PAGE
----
• Occidental Petroleum plans to reduce its holdings in Western Midstream Partners – acquired as part of its controversial takeover of Anadarko – to less than 50%, potentially removing up to US$7.8 billion of debt

Natural Gas/LNG

  • Sempra Energy and Saudi Aramco have signed an agreement that will see the Saudi giant play a bigger part in the planned 22 million tpa Port Arthurt LNG project, following an existing agreement to purchase 5 mtpa signed in May 2019
  • Kuwait Petroleum Corp has agreed to purchase 3 million tpa of LNG from Qatar Petroleum for 15 years beginning 2022, with Kuwait remaining one of the few countries in the Middle East that remain neutral to the Saudi-Qatar standoff
  • ExxonMobil has signed an agreement with midstream company Outrigger Energy II to build a 250 mmscf/d cryogenic gas processing, gathering and pipeline system in the Bakken’s Williston Basin in North Dakota
  • The Larak gas field in Sarawak has achieved first gas, operated by SapuraOMV Upstream as part of the SK408 PSC that includes the Gorek and Bakong fields, with output planned to be processed into LNG at Petronas’ Bintulu complex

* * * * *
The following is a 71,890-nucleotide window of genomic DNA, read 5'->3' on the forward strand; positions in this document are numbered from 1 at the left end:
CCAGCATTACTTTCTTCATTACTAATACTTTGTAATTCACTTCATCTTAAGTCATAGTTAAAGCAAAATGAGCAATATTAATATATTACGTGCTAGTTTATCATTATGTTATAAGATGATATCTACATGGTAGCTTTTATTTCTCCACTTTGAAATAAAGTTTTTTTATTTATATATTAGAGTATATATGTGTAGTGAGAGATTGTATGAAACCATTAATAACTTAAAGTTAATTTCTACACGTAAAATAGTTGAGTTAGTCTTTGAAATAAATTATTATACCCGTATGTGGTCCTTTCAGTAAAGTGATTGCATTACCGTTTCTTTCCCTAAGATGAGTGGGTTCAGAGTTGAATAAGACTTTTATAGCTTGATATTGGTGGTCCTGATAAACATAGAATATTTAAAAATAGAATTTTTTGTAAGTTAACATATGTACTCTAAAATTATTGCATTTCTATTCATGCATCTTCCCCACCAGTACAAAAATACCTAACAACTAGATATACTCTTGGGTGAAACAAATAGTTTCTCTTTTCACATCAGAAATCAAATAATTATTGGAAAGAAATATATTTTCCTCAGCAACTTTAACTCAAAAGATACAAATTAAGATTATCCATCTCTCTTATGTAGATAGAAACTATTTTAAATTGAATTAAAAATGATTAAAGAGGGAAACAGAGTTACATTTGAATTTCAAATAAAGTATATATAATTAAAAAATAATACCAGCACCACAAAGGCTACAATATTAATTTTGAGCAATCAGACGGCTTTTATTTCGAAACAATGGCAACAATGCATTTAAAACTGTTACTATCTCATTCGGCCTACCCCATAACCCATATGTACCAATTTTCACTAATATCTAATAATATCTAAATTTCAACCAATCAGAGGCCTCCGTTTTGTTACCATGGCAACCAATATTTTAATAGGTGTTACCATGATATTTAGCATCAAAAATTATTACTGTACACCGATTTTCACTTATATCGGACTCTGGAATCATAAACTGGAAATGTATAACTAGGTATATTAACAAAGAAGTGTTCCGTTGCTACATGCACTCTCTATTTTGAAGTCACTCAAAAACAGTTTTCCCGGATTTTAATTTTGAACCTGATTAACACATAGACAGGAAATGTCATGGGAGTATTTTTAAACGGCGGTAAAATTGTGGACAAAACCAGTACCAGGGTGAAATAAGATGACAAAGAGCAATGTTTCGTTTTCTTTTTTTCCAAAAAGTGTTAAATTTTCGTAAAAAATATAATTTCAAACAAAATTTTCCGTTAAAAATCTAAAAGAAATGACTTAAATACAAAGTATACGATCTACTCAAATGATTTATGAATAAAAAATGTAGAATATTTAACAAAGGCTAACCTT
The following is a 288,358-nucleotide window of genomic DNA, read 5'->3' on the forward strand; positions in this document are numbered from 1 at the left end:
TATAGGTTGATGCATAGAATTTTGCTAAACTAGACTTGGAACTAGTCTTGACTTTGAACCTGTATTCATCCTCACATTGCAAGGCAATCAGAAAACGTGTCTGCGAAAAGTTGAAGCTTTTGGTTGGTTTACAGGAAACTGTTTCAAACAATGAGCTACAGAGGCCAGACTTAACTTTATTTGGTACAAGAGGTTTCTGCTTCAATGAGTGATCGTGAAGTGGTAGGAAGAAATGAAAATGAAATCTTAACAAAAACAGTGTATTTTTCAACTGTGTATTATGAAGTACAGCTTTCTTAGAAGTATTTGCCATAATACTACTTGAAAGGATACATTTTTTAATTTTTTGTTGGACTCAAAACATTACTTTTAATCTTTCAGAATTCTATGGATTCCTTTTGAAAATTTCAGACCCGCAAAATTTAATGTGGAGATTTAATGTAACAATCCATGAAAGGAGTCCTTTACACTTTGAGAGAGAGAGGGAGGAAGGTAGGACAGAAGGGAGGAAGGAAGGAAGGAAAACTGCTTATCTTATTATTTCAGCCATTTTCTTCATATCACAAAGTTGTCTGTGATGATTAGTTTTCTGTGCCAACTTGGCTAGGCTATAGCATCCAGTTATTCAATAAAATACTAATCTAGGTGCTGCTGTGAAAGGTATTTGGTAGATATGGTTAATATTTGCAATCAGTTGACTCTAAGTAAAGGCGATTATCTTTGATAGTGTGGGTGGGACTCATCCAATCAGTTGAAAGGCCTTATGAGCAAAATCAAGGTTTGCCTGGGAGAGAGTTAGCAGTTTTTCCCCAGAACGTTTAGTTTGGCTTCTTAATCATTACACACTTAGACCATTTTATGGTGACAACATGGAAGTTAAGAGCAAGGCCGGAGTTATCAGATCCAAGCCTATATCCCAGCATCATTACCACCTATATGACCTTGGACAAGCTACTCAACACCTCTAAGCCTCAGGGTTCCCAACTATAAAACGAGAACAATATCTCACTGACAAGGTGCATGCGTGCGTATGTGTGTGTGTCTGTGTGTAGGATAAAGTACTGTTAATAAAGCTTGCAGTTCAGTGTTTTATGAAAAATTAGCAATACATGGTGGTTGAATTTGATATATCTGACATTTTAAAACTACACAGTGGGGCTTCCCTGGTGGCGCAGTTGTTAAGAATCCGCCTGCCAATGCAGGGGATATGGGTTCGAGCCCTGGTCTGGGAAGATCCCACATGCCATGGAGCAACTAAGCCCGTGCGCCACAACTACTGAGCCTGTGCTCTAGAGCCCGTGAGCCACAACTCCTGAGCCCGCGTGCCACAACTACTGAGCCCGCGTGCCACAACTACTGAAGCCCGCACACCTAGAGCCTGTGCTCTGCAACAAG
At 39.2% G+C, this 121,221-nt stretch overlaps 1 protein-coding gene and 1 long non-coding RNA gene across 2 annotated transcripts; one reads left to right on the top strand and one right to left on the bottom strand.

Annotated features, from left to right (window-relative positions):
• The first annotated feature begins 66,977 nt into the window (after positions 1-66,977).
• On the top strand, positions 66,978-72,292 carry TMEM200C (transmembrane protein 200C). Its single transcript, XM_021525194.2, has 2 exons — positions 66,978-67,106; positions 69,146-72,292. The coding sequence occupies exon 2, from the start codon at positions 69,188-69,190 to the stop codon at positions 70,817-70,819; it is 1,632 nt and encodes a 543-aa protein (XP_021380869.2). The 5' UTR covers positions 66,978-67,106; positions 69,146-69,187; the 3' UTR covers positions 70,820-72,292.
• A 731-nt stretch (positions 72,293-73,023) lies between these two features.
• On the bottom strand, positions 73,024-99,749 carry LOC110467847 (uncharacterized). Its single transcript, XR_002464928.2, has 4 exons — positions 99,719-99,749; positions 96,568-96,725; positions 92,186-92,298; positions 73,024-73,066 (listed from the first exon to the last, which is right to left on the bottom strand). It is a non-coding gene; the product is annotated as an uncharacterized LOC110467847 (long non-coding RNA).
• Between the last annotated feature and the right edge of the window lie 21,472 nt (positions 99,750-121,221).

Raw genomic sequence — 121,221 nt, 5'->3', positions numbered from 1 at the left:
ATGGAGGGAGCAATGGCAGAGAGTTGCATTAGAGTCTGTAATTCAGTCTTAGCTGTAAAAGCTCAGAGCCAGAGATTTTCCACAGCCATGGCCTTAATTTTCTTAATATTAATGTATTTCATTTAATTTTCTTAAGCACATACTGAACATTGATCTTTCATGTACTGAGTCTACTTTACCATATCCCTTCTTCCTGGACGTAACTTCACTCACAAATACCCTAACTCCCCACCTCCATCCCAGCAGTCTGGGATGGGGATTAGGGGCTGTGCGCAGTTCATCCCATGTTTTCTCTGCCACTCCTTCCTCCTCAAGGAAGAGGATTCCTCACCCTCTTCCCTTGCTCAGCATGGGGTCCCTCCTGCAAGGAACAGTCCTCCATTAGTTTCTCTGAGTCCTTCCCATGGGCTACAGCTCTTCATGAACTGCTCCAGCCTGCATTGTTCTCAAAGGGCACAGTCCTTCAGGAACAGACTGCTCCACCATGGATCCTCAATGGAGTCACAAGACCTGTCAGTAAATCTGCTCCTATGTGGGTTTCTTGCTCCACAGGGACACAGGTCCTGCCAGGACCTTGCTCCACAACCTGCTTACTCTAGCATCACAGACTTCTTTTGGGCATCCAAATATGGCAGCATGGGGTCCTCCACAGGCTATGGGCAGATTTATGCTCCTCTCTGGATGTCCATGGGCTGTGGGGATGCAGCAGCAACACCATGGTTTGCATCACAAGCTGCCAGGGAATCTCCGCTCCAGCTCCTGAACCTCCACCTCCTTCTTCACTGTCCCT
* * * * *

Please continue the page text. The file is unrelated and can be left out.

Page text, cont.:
• Russia’s TurkStream natural gas pipeline – connecting Russia, Turkey, Bulgaria and eventually Serbia and Hungary - has officially begun operations, delivering up to 13 bcm of Russian gas that can be rerouted from the Ukraine route
January, 17 2020
EIA forecasts slower growth in natural gas-fired generation while renewable energy rises

annual U.S. electric power sector generation by energy source

Source: U.S. Energy Information Administration, Short-Term Energy Outlook, January 2020

In its latest Short-Term Energy Outlook (STEO), released on January 14, the U.S. Energy Information Administration (EIA) forecasts that generation from natural gas-fired power plants in the electric power sector will grow by 1.3% in 2020. This growth rate would be the slowest growth rate in natural gas generation since 2017. EIA forecasts that generation from nonhydropower renewable energy sources, such as solar and wind, will grow by 15% in 2020—the fastest rate in four years. Forecast generation from coal-fired power plants declines by 13% in 2020.

During the past decade, the electric power sector has been retiring coal-fired generation plants while adding more natural gas generating capacity. In 2019, EIA estimates that 12.7 gigawatts (GW) of coal-fired capacity in the United States was retired, equivalent to 5% of the total existing coal-fired capacity at the beginning of the year. An additional 5.8 GW of U.S. coal capacity is scheduled to retire in 2020, contributing to a forecast 13% decline in coal-fired generation this year. In contrast, EIA estimates that the electric power sector has added or plans to add 11.4 GW of capacity at natural gas combined-cycle power plants in 2019 and 2020.